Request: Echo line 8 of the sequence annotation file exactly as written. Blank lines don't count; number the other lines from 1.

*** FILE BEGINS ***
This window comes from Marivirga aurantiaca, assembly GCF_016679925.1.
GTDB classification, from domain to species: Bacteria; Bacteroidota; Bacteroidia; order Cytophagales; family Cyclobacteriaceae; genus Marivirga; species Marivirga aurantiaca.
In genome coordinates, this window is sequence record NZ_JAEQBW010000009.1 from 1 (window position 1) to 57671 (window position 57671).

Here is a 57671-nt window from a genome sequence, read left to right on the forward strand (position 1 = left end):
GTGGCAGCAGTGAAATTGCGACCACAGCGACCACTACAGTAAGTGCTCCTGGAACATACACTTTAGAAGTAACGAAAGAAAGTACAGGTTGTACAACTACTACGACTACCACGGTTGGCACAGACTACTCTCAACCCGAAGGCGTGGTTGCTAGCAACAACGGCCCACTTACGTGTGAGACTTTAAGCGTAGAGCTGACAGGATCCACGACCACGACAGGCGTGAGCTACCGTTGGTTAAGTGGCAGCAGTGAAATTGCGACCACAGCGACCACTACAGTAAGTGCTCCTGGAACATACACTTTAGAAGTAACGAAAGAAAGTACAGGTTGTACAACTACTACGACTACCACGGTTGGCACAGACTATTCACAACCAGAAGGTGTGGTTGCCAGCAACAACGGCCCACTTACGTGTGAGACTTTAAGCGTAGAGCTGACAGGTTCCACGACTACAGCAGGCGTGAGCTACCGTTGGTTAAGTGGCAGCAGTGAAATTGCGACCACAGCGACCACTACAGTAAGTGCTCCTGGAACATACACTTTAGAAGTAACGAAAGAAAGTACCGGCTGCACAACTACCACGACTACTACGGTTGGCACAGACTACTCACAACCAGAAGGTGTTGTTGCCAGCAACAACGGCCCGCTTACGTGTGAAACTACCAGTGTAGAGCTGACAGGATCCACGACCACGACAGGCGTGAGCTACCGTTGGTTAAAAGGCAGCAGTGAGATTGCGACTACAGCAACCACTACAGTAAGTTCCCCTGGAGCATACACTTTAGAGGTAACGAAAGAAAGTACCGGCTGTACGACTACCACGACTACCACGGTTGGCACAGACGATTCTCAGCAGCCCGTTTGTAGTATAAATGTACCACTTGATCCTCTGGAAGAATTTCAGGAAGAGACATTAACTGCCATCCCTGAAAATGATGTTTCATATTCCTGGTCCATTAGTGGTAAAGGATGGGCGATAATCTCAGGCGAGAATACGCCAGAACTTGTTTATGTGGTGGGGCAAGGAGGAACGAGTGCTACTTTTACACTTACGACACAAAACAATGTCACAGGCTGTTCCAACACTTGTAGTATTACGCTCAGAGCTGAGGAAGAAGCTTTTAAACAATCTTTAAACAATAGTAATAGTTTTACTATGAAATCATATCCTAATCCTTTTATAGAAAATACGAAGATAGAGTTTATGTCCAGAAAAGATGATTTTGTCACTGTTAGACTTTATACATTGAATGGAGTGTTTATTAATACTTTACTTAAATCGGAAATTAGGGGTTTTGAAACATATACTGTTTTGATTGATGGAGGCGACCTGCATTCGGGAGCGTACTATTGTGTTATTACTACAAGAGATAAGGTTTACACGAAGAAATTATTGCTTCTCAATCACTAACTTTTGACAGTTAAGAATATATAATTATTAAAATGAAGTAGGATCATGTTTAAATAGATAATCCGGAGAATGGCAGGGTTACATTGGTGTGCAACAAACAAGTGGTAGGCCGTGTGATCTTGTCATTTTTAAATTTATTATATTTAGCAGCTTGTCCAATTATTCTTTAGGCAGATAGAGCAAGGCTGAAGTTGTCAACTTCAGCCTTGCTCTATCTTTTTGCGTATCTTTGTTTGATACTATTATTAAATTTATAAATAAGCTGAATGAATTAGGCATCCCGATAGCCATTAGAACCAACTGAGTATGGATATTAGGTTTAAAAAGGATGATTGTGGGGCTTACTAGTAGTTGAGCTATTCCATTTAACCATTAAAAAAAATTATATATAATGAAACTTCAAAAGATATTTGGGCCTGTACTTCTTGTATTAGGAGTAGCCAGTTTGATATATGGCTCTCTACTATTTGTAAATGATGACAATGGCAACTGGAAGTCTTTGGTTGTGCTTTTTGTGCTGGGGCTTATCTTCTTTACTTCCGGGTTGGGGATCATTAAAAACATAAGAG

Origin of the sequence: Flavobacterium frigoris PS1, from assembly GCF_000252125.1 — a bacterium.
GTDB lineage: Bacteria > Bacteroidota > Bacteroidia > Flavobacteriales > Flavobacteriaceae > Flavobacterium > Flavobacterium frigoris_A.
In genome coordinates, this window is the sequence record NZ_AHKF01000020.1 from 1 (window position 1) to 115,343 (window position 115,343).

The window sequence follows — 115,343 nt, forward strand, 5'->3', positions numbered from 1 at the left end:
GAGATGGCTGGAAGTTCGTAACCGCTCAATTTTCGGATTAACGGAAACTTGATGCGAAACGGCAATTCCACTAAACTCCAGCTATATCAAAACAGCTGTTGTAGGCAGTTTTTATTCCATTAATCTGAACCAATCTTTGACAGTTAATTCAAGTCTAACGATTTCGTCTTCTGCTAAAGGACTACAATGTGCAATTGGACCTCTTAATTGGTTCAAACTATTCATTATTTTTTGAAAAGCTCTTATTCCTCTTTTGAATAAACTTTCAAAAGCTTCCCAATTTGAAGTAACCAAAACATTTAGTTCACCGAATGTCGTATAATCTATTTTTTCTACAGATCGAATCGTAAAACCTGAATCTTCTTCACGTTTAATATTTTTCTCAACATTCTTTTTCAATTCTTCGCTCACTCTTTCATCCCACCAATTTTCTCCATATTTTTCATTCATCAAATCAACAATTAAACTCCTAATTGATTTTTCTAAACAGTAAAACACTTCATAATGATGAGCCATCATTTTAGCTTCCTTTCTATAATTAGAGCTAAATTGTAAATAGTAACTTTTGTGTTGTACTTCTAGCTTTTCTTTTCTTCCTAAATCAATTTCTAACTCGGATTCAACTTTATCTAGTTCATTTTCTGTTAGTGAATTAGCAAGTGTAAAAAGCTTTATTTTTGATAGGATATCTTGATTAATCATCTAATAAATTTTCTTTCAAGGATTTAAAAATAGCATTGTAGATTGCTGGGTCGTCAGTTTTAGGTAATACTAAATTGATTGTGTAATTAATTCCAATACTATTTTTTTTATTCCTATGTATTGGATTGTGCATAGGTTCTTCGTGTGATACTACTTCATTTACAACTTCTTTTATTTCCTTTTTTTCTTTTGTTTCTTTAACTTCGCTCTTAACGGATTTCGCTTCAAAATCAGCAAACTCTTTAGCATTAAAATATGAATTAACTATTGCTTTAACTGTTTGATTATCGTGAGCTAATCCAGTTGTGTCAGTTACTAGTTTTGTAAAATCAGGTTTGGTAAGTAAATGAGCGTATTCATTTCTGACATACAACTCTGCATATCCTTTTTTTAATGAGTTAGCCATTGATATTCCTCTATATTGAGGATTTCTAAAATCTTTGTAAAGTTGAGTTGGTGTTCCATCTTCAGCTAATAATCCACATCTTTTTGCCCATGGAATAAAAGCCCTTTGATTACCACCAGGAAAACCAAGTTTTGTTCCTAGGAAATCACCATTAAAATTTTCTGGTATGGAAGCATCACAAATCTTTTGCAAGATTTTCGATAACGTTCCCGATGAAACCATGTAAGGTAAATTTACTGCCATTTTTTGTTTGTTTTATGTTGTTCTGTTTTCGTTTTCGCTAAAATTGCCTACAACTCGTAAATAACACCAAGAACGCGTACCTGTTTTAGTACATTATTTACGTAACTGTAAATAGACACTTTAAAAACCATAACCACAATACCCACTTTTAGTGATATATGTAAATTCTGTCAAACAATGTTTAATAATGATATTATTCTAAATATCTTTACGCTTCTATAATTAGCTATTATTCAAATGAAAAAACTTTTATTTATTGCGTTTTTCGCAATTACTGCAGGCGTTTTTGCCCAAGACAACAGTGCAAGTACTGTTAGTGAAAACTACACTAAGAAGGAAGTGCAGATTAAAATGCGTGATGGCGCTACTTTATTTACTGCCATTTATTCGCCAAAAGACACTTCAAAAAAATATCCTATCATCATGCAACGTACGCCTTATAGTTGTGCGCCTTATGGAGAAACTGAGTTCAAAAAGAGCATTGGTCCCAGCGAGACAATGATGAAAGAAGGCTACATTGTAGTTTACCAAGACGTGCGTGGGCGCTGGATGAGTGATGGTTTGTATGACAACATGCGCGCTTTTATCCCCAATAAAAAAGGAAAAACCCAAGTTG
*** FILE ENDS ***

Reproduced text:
In genome coordinates, this window is the sequence record NZ_AHKF01000020.1 from 1 (window position 1) to 115,343 (window position 115,343).